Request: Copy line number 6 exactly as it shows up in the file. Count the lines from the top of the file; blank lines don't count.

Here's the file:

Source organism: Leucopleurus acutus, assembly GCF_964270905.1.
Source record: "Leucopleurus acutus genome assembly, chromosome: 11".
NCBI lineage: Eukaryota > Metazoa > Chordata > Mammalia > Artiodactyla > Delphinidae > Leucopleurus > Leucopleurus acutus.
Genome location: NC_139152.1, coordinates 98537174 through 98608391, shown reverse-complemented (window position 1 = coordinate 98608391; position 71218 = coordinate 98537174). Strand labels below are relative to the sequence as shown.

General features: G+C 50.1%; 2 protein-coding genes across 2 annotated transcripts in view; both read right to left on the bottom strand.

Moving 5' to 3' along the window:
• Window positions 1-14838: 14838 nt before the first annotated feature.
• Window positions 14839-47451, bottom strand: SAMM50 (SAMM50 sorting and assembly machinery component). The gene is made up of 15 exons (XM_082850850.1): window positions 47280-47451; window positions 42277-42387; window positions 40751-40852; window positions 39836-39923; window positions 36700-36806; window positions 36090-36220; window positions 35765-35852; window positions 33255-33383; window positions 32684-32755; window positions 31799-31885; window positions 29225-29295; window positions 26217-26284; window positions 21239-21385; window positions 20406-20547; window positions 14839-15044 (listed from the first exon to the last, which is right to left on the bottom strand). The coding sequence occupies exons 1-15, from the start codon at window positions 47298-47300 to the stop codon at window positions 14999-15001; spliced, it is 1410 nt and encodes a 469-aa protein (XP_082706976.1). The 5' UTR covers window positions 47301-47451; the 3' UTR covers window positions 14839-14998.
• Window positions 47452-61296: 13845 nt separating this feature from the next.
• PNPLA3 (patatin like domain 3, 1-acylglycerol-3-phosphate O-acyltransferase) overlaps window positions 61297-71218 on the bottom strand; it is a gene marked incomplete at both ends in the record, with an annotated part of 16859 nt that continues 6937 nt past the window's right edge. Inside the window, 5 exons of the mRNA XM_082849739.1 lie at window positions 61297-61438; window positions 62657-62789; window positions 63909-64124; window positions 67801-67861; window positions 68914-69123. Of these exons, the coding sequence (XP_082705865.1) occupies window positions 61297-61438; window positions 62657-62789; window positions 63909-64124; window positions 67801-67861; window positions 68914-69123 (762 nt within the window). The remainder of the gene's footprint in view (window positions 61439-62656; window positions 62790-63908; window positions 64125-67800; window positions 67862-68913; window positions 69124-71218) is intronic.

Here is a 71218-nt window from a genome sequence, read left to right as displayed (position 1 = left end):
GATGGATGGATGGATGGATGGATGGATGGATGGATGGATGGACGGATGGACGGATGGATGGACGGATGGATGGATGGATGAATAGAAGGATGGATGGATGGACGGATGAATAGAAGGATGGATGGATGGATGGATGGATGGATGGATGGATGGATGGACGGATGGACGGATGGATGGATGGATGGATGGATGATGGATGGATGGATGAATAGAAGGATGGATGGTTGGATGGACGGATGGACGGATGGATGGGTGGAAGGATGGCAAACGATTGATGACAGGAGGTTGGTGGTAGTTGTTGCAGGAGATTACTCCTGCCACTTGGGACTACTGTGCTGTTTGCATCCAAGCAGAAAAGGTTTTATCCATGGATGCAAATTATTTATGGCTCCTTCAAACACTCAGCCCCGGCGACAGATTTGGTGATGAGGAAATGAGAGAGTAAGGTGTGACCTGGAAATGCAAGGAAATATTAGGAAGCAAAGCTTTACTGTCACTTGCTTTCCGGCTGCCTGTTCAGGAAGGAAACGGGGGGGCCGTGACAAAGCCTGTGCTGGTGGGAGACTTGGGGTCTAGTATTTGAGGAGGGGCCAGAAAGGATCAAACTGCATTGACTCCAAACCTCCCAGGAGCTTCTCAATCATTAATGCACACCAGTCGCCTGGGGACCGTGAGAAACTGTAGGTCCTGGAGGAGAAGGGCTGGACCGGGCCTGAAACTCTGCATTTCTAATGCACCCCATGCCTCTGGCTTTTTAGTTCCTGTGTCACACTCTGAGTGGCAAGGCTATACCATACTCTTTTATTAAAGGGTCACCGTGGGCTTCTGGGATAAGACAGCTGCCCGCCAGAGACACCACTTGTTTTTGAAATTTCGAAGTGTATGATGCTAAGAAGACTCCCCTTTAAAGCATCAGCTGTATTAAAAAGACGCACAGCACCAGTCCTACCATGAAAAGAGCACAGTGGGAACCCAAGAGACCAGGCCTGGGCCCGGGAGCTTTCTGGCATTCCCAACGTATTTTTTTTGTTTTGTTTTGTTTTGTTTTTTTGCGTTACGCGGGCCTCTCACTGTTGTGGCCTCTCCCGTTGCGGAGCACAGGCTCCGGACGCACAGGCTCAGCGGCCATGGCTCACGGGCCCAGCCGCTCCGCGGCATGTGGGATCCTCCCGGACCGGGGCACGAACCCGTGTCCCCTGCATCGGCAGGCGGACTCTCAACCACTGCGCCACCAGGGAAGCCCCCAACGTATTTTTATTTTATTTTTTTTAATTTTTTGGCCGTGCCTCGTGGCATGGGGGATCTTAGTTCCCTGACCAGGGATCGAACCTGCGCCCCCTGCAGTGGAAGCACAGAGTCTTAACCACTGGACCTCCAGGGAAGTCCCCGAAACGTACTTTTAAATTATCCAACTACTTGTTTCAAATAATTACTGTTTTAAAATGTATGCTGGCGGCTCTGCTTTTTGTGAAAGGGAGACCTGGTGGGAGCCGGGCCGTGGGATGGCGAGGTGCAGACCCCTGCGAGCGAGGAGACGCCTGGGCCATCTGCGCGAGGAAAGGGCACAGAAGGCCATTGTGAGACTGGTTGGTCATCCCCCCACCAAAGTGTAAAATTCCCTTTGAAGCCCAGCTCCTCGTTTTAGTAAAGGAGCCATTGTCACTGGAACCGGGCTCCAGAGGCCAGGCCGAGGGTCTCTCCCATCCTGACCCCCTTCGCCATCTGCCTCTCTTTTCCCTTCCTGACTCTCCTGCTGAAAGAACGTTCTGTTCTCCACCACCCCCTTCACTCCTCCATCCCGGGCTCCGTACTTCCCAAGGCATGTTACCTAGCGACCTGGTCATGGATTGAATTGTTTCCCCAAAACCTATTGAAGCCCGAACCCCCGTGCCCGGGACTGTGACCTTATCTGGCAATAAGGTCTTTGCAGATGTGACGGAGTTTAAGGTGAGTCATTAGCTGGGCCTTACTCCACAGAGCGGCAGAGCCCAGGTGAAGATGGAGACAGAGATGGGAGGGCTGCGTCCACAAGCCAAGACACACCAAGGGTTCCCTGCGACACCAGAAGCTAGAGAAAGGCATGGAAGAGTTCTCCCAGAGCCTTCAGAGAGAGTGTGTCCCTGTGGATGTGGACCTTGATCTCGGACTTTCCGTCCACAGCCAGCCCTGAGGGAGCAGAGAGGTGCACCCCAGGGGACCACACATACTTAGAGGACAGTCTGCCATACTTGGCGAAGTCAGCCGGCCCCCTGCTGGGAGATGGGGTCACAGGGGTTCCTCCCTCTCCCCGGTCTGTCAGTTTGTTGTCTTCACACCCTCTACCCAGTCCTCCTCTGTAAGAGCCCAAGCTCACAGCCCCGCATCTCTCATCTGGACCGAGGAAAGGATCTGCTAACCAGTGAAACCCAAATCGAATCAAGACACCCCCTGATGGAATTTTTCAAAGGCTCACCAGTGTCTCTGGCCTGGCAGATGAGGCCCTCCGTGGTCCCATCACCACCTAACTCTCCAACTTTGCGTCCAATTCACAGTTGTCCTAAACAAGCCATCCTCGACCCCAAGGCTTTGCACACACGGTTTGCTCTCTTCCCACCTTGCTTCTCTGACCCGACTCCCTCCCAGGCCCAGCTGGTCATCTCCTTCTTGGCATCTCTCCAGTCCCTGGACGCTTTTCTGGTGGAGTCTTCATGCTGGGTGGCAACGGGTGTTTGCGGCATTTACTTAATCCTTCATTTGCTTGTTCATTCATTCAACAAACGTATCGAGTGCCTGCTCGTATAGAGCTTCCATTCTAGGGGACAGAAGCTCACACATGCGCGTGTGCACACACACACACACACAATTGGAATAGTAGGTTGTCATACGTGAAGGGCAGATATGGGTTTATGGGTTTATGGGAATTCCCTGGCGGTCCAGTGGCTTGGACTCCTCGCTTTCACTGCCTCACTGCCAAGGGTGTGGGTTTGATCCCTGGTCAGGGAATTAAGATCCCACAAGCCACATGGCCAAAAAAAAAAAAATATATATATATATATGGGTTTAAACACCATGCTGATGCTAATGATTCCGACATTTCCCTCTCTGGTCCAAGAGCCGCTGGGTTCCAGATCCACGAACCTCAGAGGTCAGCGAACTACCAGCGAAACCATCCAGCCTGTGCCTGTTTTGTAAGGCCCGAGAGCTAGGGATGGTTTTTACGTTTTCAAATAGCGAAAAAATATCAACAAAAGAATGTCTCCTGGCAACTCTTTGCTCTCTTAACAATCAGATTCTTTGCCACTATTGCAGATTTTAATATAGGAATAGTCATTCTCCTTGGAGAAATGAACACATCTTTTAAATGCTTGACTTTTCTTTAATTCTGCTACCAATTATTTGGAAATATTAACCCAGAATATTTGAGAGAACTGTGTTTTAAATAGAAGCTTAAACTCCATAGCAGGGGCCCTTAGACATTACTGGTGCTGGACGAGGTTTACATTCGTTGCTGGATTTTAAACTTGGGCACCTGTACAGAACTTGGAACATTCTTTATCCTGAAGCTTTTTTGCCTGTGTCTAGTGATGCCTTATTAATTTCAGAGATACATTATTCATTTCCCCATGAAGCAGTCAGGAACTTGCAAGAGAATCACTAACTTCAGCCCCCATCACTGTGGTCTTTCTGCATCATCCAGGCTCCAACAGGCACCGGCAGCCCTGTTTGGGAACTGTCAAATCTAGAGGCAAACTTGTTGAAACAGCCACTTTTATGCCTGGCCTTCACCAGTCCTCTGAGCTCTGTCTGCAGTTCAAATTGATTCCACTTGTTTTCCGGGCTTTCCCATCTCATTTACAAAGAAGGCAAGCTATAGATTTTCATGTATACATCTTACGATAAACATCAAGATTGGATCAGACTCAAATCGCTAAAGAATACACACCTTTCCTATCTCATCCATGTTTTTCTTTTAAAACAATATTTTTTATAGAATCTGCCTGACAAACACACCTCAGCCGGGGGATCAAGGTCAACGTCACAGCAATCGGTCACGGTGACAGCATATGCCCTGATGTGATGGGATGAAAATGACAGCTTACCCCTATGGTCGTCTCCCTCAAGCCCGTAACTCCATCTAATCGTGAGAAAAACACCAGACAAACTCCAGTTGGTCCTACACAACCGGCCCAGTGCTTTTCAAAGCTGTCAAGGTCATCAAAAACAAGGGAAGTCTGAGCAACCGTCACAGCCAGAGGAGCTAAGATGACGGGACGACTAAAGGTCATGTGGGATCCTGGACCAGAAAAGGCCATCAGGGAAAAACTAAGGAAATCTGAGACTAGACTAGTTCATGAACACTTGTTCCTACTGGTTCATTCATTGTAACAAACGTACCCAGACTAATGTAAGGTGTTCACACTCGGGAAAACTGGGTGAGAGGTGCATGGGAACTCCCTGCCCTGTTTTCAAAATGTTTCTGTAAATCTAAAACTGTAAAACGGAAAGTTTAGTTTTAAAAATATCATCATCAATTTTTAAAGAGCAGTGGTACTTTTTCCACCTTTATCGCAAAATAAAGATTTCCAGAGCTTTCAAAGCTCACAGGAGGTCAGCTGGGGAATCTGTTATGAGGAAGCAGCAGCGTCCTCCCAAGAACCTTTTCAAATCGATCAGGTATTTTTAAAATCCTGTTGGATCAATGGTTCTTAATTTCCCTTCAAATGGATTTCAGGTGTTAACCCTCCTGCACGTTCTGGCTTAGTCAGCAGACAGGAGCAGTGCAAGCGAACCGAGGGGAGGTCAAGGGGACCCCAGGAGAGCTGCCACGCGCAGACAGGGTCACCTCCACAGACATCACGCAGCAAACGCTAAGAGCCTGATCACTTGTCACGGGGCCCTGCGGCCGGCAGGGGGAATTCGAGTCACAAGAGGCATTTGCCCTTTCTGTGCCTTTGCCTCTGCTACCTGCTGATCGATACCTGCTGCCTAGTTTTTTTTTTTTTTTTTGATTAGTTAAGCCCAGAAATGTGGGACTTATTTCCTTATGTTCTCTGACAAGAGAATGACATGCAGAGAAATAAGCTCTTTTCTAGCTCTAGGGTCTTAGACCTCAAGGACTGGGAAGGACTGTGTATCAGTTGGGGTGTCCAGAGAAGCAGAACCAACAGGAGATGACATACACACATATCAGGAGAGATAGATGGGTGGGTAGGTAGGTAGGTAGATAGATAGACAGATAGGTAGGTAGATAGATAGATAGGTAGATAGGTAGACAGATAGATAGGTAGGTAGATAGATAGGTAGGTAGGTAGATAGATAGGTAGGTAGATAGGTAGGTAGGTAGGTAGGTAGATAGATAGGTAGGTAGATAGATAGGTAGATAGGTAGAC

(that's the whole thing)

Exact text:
Moving 5' to 3' along the window: